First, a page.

Missing In America Project
For generations, they’ve waited.
Unclaimed, forgotten, silently occupying the shelves of mortuaries and state
hospitals across the United States.
The cremated remains (cremains) of veterans, many indigent, many more forgotten
through loss of family and friends wait for someone to remember them.
Today, the Missing in America Project – called MIAP for short – is seeking out
what could potentially be tens of thousands of unburied veterans who served in
wars throughout the past century.
Their stories have begun to emerge
from the shadows of society’s forgetfulness. The American Legion, partnered with
MIAP, want to see them honored and given a final resting place.
The movement’s founder is Vietnam veteran Fred Salanti of Grants Pass, Ore.
While working as a regional facilitator for the Patriot Guard Riders, Salanti
became involved with conducting monthly services at regional and state
cemeteries for veterans with no family and no money.
It was then that he stumbled across the unrecognized need to bury indigent and
forgotten veterans, who’s cremains have be languishing on the shelves of funeral
homes, mortuaries and state hospitals across the United States for decades.
MIAP, with the help of The American Legion, will meet that need.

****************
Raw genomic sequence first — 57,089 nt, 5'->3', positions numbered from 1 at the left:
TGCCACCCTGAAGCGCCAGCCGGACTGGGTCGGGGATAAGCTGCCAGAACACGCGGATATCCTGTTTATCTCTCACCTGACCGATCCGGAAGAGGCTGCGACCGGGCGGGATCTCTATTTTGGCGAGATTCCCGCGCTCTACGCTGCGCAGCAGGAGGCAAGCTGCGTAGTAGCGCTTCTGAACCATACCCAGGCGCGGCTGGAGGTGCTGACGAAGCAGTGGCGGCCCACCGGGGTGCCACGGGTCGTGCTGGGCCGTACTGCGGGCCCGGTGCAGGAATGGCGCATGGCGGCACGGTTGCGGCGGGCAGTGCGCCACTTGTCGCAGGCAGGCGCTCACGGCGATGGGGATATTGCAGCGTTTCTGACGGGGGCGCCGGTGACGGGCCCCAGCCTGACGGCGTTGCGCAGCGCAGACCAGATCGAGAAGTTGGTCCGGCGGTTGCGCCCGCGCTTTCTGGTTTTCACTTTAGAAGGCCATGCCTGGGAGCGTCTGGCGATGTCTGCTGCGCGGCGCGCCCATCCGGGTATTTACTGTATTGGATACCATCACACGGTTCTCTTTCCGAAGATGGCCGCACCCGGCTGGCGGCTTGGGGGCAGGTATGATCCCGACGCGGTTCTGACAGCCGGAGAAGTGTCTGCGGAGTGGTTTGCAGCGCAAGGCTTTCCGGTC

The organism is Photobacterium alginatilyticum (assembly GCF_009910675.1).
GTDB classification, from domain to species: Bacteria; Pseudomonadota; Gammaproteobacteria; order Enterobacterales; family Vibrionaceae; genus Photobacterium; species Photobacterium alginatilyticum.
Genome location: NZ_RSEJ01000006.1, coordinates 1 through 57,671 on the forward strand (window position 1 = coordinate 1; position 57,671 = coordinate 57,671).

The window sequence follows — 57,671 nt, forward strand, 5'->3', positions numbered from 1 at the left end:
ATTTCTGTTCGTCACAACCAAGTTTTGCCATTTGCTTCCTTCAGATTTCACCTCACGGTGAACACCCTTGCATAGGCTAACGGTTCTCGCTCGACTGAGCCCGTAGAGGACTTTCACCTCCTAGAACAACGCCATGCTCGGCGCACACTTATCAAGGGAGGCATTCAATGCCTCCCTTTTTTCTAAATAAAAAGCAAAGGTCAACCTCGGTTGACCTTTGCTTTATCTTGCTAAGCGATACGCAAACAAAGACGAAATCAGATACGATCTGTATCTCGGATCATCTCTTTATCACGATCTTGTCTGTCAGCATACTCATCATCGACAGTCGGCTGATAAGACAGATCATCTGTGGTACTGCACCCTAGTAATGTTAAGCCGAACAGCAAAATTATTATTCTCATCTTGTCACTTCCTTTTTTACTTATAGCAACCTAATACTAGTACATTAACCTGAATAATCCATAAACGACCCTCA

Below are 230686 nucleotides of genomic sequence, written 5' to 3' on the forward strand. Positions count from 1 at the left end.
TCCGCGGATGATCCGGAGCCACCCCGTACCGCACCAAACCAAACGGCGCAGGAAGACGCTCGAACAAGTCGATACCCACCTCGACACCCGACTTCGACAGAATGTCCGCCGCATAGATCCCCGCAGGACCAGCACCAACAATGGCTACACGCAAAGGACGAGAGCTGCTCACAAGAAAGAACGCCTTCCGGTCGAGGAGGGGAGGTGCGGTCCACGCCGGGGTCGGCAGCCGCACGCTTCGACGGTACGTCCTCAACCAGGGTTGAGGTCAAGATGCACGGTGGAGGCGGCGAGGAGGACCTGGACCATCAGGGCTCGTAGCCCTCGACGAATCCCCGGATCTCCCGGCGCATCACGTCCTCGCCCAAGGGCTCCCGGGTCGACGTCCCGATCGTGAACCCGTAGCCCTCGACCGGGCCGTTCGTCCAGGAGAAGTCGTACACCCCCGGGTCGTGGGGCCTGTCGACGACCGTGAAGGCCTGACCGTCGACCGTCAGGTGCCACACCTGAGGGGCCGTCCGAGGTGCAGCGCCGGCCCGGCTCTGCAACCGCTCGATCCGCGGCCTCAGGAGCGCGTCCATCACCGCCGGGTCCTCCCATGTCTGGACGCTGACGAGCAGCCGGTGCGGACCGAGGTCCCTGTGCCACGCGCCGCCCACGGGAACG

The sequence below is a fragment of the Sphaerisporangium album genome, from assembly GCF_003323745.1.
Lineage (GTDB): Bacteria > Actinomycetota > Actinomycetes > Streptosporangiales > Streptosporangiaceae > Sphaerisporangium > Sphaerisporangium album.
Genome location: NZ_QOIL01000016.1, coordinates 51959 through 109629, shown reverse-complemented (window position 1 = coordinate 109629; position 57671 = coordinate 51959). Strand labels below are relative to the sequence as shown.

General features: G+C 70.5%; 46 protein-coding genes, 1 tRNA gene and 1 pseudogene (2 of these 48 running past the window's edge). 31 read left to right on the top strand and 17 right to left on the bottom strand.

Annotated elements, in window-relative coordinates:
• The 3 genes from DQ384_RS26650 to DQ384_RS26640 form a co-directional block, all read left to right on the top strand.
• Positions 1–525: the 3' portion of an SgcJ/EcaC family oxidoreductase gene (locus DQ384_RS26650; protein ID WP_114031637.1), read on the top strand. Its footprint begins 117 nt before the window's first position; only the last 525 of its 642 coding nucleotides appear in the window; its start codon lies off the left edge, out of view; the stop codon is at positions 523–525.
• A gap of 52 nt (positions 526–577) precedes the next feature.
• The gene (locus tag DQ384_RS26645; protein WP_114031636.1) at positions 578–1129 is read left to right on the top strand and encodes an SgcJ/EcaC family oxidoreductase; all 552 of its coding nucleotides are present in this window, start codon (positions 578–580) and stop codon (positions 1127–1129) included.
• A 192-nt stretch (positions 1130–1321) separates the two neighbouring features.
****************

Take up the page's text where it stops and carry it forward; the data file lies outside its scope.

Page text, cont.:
The MIAP’s guidelines call for assisting funeral homes with researching all
cremains in their possession to find veterans, submitting the cremain’s records
to the Veterans Administration Cemetery System for screening for eligibility for
burial and notifying funeral homes of cremains eligible for burial.
The funeral homes must then follow requirements for submitting the cremains to a
VA cemetery. From there, MIAP will coordinate a full military service with the
In a piece that won the 2006 Pulitzer Prize for Editorial Writing, The Oregonian
told the story of 3,500 cremains, many of people who had been patients in the
state hospital, which were put in copper, quart-sized cans and stacked on
shelves in a basement storage room.
One thousand of those forgotten souls are expected to be veterans. The findings
span the years from 1890 to 1971, an era that begins with the Spanish American
War and ends with Vietnam.
While Oregon is the most glaring case, the discoveries are taking place around
In Michigan, they’re working to identify 350 sets of cremains recently
discovered. In Reno, 34 unburied vets recently were discovered. Idaho
alone has found and interred 91 vets.
HOW YOU CAN HELP
If you would like to become involved with the local MIAP effort, contact Fred
Salanti via e-mail at email@example.com .
Monetary donations are also requested. MIAP will need donations to pay for
fees in states where burial and transfer fees aren’t waived. MIAP is a
nonprofit, so donations are tax-deductible.
For more information about MIAP and Patriot Guard, visit them online at
Missing In America Program Brochure